Game Review: ‘The Equestrian’
Samantha Reppert takes us on a tour of The Equestrian, a PC game that lets horse-lovers virtually compete in their favorite sport.
Today I am going to review the PC game The Equestrian.
The game starts out with a cool little preview as it loads. From the Menu screen you can choose from Career, Free Round, Profile Management, Options or Quit.
To get started, click Profile Management and near the bottom of the screen you’ll find “Create a New Profile,” from which you can choose your rider’s gender, nationality and name. After you’re back to the main screen, click “Career” and choose from Show Jumping, Dressage, and–I recommend starting with this one–Three-Day Eventing.
Your personal trainer pops up and tells you about the training you have to have before competing. You start out by learning to steer the horse, then move on to changing the horse’s speed, jumping the horse, changing the horse’s speed to the jump, and balancing the rider. Last but not least you ride your course.
After you complete your show jumping, it’s on to cross country.
Then you work on dressage. I find the dressage portion to be the most boring and frustrating but once you learn all the maneuvers, which include shoulder-in, counter-canter, extended canter, extended trot, pirouette, piaffe and passage, you can ride your first dressage test.
Now that you have had your training you pick the horse that you will compete on and start practicing for a competition. You have 13 virtual days between competitions and three choices of how you spend each day. You can “rest” (which means you don’t ride your horse and can quickly click through the days until the competition), ride or simulate your exercises.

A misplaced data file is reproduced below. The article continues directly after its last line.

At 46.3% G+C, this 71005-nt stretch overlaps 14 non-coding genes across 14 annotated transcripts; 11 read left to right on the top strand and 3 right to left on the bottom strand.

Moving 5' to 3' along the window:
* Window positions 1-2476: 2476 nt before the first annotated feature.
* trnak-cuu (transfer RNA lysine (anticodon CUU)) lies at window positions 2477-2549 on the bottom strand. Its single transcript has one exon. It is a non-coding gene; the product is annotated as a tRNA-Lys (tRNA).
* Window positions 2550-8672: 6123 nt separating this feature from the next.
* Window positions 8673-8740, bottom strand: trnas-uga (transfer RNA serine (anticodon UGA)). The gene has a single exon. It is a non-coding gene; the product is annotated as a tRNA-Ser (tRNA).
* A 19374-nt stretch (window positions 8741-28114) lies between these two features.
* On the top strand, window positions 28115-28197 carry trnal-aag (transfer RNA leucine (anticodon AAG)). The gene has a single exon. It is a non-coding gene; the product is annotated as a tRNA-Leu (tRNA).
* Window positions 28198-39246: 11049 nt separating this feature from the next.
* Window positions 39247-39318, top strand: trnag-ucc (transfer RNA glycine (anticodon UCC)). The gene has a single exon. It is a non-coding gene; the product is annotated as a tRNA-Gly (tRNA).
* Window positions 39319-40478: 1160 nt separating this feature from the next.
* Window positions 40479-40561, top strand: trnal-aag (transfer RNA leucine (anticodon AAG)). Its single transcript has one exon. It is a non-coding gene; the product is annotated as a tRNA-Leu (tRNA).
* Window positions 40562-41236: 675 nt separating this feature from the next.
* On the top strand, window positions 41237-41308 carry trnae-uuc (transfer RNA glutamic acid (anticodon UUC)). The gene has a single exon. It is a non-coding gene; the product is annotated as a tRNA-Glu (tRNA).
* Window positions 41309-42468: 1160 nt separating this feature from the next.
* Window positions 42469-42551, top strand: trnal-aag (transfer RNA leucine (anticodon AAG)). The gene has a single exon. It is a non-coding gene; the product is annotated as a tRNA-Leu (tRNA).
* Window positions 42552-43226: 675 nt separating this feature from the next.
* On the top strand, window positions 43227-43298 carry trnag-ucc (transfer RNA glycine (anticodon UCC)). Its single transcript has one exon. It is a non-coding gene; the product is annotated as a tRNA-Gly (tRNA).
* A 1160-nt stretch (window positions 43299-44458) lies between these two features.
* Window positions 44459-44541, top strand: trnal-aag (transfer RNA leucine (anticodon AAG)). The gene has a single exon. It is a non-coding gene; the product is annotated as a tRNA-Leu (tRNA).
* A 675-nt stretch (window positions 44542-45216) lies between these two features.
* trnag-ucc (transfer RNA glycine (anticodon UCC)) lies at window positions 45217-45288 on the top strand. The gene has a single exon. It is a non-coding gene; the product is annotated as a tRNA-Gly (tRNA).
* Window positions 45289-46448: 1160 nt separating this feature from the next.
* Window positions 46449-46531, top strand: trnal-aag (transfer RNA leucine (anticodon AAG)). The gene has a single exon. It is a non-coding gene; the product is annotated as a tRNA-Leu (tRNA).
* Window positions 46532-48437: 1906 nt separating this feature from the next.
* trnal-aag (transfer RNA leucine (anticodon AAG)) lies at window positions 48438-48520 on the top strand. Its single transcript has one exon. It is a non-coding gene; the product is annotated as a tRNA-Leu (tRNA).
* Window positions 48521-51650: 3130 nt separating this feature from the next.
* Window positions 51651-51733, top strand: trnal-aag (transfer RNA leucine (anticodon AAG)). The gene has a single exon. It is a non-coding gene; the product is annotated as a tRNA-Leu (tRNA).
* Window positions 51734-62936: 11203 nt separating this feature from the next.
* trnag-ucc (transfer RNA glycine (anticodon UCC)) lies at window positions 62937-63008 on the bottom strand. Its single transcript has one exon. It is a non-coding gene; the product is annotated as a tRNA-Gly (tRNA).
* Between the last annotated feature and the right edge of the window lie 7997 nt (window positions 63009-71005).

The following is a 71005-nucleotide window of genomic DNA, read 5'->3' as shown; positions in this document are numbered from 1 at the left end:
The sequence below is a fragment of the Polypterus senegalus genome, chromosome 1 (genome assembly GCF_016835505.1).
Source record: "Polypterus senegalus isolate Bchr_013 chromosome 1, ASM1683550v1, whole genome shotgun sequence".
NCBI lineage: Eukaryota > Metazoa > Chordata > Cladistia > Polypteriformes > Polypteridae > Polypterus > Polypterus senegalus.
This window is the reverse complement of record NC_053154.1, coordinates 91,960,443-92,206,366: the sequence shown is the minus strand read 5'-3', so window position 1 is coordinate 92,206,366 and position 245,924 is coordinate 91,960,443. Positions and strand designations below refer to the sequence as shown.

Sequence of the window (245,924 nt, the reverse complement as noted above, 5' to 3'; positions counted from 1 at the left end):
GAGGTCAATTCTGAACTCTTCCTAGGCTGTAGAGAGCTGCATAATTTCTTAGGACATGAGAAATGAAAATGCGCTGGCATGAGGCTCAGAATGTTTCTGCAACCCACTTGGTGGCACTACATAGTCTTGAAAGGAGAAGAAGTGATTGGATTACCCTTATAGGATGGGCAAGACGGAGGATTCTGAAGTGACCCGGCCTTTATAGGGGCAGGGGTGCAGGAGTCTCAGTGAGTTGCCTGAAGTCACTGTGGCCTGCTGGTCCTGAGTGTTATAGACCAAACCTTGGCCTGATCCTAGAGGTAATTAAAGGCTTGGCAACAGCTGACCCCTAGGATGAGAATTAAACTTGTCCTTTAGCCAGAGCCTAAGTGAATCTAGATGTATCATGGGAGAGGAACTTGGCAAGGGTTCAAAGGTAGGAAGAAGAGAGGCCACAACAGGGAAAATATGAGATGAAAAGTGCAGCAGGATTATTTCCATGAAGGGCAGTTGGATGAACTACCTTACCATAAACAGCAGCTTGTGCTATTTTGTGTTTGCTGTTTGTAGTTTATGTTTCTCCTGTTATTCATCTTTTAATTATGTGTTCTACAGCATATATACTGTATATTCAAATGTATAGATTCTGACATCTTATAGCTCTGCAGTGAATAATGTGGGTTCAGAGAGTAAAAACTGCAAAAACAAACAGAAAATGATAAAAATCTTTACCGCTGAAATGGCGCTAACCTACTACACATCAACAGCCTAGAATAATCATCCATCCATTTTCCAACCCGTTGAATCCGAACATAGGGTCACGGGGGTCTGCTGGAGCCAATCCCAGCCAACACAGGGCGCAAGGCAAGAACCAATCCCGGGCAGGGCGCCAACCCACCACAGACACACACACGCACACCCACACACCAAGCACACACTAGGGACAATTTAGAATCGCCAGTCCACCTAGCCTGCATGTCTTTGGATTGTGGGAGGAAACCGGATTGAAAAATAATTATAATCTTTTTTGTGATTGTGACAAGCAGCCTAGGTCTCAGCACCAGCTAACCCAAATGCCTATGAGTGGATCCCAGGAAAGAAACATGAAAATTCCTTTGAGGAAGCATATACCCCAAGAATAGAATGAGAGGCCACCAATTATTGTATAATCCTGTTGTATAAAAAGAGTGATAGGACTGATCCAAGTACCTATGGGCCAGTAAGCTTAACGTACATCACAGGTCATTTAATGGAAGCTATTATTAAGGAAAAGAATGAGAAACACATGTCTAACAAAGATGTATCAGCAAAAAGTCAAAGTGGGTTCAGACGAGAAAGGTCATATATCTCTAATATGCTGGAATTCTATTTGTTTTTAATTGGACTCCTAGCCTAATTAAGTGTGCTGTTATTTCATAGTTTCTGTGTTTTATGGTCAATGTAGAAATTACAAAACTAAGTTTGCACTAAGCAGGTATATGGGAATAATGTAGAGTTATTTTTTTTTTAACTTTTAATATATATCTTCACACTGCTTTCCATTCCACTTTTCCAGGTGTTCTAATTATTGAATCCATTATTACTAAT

Throughout the game you continue to unlock tack, clothing, saddles, etc. Unlike some other games you don’t have to brush, feed and clean your horse’s stall, which can be annoying sometimes.
The graphics aren’t the best but they’re doable. The horse’s conformation and gaits are pretty unrealistic looking, as is the horse’s jumping when the obstacles get bigger, like oxers and triple bars in show jumping or cross-country jumps. Speaking of which, the cross country course is somewhat boring. All the jumps look similar and there are no combinations. The only thing that changes is the scenery and the layout of the course. I find the show jumping to be the most realistic out of all three phases, although some of the courses are just a big loop.
Controlling the horse isn’t too hard. It takes some getting used to but you get the hang of it in no time. When you jump you have to focus on steering the horse to the jump, the horse’s speed to the jump, and the rider’s balance for take-off and landing–which I find can be a little overwhelming.
I have played some pretty weird horse games but I think this one definitely deserves a good rating. Overall I thought the game was fun, even though it does tend to get a little stale and I would have changed some things. (I probably say that about most horse games. Sigh.).
This game works on Windows 98, XP, Vista and 2000. My Vista computer ended up dying and when I installed this game onto my new Windows 8 the game worked fine but you only had one color option for the horse.
I give this game 3 1/2 out of 5 blue ribbons!!
The video below shows a clips of the game:
Samantha Reppert is a freshman in high school and lives with her family in Loudoun County, Virginia, along with their seven horses, two dogs, five cats, and mini donkey. She is in the Middleburg Orange County Pony Club as well as the Dulles Gateway Dog Training Club. She enjoys doing dog agility with her Papillon and dressage and jumping with her 6-year-old Thoroughbred. She also finds pleasure in doing photography and video production.
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